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Cook v. Smith

United States District Court, Ninth Circuit

June 6, 2013

JOHANNA SMITH, Respondent.


B. LYNN WINMILL, Chief District Judge.

Pending before the Court are various motions filed by the parties and by proposed intervenors that are now ripe for adjudication, including Respondent's Motion to Dismiss based on procedural default. Having reviewed the record in this matter, the Court has determined that oral argument is unnecessary. Accordingly, the Court enters the following Order.


Respondent asserts that all of Petitioner's claims are procedurally defaulted, and that the Petition for Writ of Habeas Corpus is subject to dismissal with prejudice. (Dkt. 18.) Petitioner makes several arguments in response to show that his claims are not procedurally defaulted, or, if they are, why the merits of the claims should be heard under one of the exceptions to the procedural default rule. (Dkt. 27.)

1. Standard of Law Governing Summary Dismissal

Rule 4 of the Rules Governing § 2254 Cases authorizes the Court to summarily dismiss a petition for writ of habeas corpus when "it plainly appears from the face of the petition and any exhibits annexed to it that the petitioner is not entitled to relief in the district court." In considering dismissal, the Court construes the facts in a light most favorable to the petitioner. It is appropriate for the Court to take judicial notice of court dockets from state court proceedings. Fed.R.Evid. 201(b); Dawson v Mahoney, 451 F.3d 550, 551 (9th Cir. 2006).

Habeas corpus law requires that a petitioner "exhaust" his state court remedies before pursuing a claim in a federal habeas petition. 28 U.S.C. § 2254(b). To exhaust a claim, a habeas petitioner must fairly present it to the highest state court for review in the manner prescribed by state law. See O'Sullivan v. Boerckel, 526 U.S. 838, 845 (1999). If a petitioner has not exhausted his state court remedies for a particular claim, a federal district court may deny the claim on its merits, but it cannot otherwise grant relief on an unexhausted claim. 28 U.S.C. § 2254(b). A petitioner can satisfy the exhaustion requirement by showing that (1) he has "fairly presented" his federal claim to the highest state court with jurisdiction to consider it, or (2) that he did not present the claim to the highest state court, but no state court remedy is available when he arrives in federal court (improper exhaustion). Johnson v. Zenon, 88 F.3d 828, 829 (9th Cir. 1996) (citations omitted).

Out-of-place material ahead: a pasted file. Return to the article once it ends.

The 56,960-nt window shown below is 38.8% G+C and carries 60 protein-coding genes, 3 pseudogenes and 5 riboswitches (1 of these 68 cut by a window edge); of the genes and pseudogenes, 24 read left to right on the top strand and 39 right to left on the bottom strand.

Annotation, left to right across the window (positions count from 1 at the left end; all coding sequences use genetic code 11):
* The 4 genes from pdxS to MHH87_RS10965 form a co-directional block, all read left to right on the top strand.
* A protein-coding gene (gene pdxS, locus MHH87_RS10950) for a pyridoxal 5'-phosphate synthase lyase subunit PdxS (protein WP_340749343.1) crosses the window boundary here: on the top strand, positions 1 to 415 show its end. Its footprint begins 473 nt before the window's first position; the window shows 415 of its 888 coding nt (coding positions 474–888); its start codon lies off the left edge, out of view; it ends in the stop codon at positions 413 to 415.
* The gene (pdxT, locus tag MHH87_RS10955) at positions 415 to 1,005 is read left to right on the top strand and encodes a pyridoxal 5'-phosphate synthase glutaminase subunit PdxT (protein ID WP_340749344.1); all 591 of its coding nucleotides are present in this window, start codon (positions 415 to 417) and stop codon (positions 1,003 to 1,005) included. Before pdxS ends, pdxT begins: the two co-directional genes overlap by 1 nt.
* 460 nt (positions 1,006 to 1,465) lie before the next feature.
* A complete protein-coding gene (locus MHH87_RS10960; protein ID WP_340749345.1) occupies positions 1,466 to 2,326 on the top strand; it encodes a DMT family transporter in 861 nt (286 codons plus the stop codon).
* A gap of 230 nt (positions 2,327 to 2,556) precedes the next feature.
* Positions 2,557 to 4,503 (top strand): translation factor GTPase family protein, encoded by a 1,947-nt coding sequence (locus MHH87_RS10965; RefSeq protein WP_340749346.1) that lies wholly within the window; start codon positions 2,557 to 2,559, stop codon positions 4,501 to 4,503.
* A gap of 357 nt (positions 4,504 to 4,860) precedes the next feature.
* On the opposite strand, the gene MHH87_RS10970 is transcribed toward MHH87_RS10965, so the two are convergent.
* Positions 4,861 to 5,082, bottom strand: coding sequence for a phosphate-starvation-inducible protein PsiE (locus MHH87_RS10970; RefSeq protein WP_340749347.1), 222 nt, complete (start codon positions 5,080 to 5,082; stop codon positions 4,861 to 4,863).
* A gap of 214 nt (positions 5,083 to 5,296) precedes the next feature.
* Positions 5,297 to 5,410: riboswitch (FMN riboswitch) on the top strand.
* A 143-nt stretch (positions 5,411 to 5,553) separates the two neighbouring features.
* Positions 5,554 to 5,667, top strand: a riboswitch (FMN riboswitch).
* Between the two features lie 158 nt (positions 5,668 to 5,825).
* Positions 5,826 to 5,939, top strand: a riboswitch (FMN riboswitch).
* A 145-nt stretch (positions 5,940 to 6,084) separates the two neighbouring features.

To exhaust a habeas claim properly, a habeas petitioner must "invok[e] one complete round of the State's established appellate review process, " O'Sullivan v. Boerckel, 526 U.S. at 845, giving the state courts a full and fair opportunity to correct the alleged constitutional error at each level of appellate review. See Baldwin v. Reese, 541 U.S. 27, 29 (2004). Improperly exhausted claims are deemed "procedurally defaulted." Procedurally defaulted claims include those within the following circumstances: (1) when a petitioner has completely failed to raise a particular claim before the Idaho courts; (2) when a petitioner has raised a claim, but has failed to fully and fairly present it as a federal claim to the Idaho courts; or (3) when the Idaho courts have rejected a claim on an independent and adequate state procedural ground. See Martinez v. Klauser, 266 F.3d 1091, 1093-94 (9th Cir. 2001) (quoting Wells v. Maass, 28 F.3d 1005, 1010 (9th Cir. 1994)). Under these circumstances, the claim is considered to be "procedurally defaulted" for purposes of federal habeas corpus proceedings. Coleman v. Thompson, 501 U.S. 722, 731 (1991).